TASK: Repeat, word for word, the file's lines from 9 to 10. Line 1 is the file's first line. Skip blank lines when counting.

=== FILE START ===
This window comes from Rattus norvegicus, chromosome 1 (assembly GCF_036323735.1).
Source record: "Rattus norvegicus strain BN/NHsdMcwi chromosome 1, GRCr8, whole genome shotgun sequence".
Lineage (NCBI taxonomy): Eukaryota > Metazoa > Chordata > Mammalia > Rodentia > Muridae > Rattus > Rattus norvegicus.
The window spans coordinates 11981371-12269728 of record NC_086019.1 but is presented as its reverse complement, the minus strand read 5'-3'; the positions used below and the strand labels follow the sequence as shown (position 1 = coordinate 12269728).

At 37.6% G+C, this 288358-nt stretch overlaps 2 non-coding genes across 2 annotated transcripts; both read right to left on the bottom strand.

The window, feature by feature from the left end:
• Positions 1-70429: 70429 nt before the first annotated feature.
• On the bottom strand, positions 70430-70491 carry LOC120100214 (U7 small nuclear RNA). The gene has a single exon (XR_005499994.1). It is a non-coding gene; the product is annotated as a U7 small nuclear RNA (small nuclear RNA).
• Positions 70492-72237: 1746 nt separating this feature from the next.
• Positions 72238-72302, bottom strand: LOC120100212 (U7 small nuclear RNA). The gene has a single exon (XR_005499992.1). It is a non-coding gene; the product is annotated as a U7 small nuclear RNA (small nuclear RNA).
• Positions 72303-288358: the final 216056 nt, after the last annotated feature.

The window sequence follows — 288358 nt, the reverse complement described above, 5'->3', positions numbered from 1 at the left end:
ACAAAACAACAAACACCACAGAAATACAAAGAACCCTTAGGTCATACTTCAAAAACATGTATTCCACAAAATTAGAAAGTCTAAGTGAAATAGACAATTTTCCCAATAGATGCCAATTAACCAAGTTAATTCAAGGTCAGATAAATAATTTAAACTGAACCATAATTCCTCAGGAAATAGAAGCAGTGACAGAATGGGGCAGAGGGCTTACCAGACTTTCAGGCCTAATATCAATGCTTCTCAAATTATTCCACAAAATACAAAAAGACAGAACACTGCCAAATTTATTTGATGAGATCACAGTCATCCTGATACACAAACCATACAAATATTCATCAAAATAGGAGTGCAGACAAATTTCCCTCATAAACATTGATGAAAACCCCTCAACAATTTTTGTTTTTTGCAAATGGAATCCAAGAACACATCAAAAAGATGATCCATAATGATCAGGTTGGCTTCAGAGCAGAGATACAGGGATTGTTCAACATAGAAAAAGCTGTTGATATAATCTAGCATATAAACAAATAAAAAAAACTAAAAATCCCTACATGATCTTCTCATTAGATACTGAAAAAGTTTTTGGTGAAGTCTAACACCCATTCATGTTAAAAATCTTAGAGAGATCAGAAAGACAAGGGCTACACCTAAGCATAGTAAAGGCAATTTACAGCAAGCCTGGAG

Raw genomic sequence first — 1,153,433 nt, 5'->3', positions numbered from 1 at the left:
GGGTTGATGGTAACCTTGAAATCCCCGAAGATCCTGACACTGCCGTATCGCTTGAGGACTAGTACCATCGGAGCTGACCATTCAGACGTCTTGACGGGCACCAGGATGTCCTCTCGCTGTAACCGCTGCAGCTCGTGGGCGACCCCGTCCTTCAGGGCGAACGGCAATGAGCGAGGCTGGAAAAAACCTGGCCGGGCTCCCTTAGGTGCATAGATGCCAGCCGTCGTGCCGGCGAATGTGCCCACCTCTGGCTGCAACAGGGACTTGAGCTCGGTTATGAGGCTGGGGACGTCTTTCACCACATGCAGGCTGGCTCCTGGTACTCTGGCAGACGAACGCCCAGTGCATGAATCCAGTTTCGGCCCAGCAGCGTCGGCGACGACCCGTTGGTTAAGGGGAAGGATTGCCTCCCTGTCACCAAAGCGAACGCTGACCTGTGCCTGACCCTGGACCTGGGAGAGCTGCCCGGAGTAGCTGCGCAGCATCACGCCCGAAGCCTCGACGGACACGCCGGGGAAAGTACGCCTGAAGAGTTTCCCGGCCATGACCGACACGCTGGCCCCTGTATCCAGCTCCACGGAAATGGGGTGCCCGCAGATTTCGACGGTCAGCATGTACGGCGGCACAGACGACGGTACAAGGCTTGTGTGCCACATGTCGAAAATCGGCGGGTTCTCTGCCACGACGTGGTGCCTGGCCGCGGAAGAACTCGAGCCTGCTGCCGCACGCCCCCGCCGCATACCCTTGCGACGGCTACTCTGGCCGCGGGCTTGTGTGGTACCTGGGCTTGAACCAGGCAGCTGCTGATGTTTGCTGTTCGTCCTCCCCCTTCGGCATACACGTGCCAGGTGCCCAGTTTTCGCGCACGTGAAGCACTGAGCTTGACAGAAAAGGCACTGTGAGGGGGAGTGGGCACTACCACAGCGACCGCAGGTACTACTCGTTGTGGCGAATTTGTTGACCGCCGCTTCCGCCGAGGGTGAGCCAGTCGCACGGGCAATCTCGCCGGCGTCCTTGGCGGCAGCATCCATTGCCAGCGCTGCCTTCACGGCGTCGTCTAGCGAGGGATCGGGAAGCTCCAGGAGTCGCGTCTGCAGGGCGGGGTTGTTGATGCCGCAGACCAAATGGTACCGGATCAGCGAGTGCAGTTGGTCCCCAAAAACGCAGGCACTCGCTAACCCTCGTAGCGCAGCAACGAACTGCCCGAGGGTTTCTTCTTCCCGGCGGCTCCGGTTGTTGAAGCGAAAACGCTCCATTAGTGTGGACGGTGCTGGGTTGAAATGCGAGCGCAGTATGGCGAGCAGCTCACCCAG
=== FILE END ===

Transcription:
• Positions 70492-72237: 1746 nt separating this feature from the next.
• Positions 72238-72302, bottom strand: LOC120100212 (U7 small nuclear RNA). The gene has a single exon (XR_005499992.1). It is a non-coding gene; the product is annotated as a U7 small nuclear RNA (small nuclear RNA).